St. Norbert’s ministry didn’t begin until he was literally knocked off his horse during a lightning storm.
Norbert took this as a sign. When he regained consciousness, he asked, “Lord, what would you have me do?”
And Christ answered him as Christ always does:
“Turn away from evil and do good. Seek peace and pursue it.”
Well, I don’t know about you, but I’m feeling pretty knocked down by the storms in the Church this week. I know that corruption in the Church is nothing new, that the wheat and the tares grow up together, but that doesn’t make anything we’ve heard in recent weeks less jarring.
Like so many of my friends and colleagues, I’ve been shaken deeply by the most recent revelations and by how far up the rot appears to extend.
I am grateful that a current project has me reading about the saints, including many I had been unfamiliar with.
Faced with the temptation to despair over endemic corruption in the Church, it encourages me to be reminded that corruption within the hierarchy has always been met with opposition from Catholic men and women. Not only that, but our Church actually offers these outspoken rebels and table-flippers to us as models of Christian virtue, for veneration and imitation.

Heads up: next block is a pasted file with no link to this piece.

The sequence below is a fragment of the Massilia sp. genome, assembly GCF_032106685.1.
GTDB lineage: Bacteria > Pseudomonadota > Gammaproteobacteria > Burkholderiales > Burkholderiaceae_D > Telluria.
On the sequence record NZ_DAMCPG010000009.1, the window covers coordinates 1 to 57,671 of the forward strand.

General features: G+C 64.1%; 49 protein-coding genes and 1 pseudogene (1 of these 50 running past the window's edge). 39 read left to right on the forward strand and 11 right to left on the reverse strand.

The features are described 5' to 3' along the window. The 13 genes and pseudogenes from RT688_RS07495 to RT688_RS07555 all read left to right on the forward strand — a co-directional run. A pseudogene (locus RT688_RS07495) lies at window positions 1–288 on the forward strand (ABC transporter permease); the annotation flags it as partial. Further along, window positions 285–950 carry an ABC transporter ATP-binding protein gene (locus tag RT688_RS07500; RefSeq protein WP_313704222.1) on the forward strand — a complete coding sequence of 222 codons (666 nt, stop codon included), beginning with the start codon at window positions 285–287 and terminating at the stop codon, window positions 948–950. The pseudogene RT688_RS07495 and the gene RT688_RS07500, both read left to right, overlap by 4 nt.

Which brings me back to Norbert and his world-altering tumble.
After his come-to-Jesus personal revelation, Norbert rejected the libertine lifestyle he had enjoyed with many of his fellow 12th-century canons.
When his former friends complained to superiors about Norbert’s public preaching against their clerical excesses, Norbert walked across Europe to appeal to the Pope, and consequently became so popular among laypeople that Pope Gelasius II granted him permission to preach the gospel without hindrance.
Norbert travelled as an itinerant preacher for a while after this, preaching the Gospel to priests and laypeople. Eventually, he formed the reformed Augustinian order that became known as the Norbertines.
Later in life, Norbert was called out of the monastery by the Pope, and assigned Archbishop of Magdeburg. Norbert had so many death threats made against him for his clerical reforms as archbishop of Magdeburg that he was forced into exile until the people of Magdeburg demanded his return.
This is one of the models of Christian life that the barque of Peter, that leaky wreck of a ship, holds up for us. There are many more such saints–noisy, inconvenient, and relentless.
What do we do when the ship is afflicted with timber rot? When the sails are in tatters and the officers and crew are debauched or distracted or asleep at the wheel?
Following Norbert’s example, we splash cold water on the sleeping and upbraid the derelict. We throw abusive and unrepentant crew members belowdecks and promote anyone awake enough to steer straight. We do whatever it takes to get the Captain’s attention. We make sure our own personal moral compasses point due North, and check them constantly. And we dock for however long it takes to replace the masts and repair the sails and make the barque sea-worthy again.